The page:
Term of Award

Summer 2013

Degree Name

Doctor of Education in Curriculum Studies (Ed.D.)

Document Type and Release Option

Dissertation (open access)

Department

Department of Curriculum, Foundations, and Reading

Committee Chair

Sabrina Ross

Committee Member 1

Robert Lake

Committee Member 2

John A. Weaver

Committee Member 3

Reta Ugena Whitlock

Abstract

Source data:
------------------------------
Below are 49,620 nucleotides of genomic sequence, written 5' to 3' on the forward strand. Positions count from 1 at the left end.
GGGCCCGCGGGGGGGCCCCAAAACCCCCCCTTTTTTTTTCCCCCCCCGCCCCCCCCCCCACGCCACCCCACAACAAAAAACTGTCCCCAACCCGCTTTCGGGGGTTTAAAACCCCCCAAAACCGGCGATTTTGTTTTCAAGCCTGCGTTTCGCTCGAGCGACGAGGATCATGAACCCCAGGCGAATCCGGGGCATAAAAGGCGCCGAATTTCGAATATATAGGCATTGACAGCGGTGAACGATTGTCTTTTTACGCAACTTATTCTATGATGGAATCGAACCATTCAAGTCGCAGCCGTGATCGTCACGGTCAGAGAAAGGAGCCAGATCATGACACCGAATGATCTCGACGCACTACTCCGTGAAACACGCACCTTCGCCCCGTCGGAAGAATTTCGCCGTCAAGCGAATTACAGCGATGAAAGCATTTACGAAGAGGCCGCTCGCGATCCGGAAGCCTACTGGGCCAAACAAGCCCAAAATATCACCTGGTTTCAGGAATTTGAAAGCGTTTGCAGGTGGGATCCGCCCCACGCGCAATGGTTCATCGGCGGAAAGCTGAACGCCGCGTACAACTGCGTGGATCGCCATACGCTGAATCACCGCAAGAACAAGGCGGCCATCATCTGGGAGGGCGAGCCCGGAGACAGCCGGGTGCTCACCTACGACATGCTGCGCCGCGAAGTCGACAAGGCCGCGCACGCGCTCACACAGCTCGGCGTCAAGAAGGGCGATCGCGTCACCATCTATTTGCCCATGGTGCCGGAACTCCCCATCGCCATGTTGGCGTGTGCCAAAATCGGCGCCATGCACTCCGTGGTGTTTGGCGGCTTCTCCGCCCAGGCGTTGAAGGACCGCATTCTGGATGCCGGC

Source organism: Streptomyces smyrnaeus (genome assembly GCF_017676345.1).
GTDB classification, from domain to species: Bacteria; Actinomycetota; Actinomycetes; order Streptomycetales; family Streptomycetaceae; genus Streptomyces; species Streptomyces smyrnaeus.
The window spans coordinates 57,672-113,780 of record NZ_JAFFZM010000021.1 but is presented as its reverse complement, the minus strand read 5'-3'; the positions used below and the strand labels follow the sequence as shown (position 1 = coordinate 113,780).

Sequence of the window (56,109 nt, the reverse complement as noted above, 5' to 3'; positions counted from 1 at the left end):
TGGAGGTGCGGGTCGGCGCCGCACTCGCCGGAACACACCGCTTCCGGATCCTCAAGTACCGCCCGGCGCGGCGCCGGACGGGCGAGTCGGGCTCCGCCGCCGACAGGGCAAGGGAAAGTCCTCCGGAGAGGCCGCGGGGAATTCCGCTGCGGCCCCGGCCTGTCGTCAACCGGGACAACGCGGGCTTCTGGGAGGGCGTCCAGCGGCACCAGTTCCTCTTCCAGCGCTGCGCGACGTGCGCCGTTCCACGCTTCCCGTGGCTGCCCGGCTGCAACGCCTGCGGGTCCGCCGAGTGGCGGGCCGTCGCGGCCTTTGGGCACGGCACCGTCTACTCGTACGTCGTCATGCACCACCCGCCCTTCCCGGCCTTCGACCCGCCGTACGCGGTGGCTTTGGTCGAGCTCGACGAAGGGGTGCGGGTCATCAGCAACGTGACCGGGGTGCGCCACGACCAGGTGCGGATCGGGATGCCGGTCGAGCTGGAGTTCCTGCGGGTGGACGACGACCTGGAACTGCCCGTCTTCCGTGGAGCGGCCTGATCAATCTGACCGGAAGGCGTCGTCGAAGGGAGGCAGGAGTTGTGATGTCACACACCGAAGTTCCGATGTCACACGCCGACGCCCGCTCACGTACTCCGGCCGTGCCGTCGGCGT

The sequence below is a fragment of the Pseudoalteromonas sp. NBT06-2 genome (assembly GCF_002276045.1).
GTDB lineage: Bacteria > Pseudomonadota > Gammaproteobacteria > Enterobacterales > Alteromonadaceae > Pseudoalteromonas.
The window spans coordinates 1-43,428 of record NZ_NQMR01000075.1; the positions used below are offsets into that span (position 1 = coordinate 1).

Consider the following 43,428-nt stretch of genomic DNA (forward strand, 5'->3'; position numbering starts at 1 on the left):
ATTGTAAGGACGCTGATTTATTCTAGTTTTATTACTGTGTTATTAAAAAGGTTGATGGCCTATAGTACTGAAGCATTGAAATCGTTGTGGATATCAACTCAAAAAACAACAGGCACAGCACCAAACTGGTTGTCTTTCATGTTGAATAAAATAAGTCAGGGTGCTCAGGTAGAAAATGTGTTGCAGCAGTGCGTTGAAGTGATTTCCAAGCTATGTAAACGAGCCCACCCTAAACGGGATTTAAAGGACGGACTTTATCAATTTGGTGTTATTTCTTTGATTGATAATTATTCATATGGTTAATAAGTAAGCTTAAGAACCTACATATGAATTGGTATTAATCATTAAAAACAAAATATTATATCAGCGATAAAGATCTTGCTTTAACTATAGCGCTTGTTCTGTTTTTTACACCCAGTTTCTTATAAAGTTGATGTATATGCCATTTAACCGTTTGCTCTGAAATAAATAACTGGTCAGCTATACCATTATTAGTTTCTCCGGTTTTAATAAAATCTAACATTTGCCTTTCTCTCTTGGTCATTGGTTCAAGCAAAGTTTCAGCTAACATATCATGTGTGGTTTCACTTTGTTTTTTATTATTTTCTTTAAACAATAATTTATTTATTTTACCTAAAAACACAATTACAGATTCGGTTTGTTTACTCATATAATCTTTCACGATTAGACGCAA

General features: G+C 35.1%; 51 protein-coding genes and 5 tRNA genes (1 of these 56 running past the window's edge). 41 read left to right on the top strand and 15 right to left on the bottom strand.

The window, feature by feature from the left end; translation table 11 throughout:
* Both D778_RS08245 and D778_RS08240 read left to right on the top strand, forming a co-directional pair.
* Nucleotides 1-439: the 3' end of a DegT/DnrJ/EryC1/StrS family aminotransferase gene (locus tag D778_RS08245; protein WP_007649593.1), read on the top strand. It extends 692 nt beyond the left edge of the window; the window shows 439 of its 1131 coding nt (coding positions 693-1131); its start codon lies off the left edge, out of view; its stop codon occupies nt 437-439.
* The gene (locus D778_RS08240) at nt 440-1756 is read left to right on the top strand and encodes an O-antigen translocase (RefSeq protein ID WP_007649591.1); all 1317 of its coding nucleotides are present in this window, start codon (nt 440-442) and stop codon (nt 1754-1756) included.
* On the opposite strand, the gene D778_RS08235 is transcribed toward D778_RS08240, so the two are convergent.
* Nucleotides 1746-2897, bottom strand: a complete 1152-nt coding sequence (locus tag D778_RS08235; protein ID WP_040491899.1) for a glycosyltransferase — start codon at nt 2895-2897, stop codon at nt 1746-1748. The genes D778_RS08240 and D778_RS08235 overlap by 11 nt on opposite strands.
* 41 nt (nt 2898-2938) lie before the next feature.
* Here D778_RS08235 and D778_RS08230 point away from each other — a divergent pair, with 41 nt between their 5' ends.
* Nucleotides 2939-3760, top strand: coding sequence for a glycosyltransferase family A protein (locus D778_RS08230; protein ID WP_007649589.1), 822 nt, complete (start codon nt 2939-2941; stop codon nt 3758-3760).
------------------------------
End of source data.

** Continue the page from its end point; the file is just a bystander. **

This study examines the thoughts and ideologies that actuate the daily behaviors of Southern rural police officers as they pertain to practices consonant with social justice and equity. The research focus is the author’s own experience as a 21-year Southern rural police officer who ultimately obtained the position of chief of police while concurrently developing a firm commitment to ensuring social justice in his own practice and that of his subordinate police staff. The central question asks how a White male police officer from impoverished and politically and socially conservative ancestral roots could acquire a sincere concern for, and devotion to, social justice, and if the experience can be replicated to affect the thoughts, practices, and behaviors of other police officers. Methodologically and theoretically, the question is filtered through the lens of critical autoethnography, or the analysis of personal experience through an examination of personal stories framed by the tenets of critical social theory and encompassing some aspects of postmodernism, poststructuralism, and psychoanalysis to identify pertinent cultural, and in the instant case, subcultural, elements. The researcher’s hypothesis is that Southern rural police officers, regardless of gender, race, ethnicity, or other applicable demographic or social factors, are inordinately motivated by the hypermasculine imperative, a pathological masculinity that not only encourages, but virtually demands, that police officers maintain their sense of hypermasculine identity at all costs. In the author’s view, the research bears out this contention yet he proposes that the principles of critically engaged education and pedagogy (CEEP) can mitigate many, if not all, of the most pernicious effects of the hypermasculine imperative by promoting the adoption of a critical thinking philosophy and the development of critical social awareness among police officers through their promulgation in formal and informal training venues and through the intercession of police managers who have themselves adopted a philosophy of seeing police work as a serious commitment to social justice.

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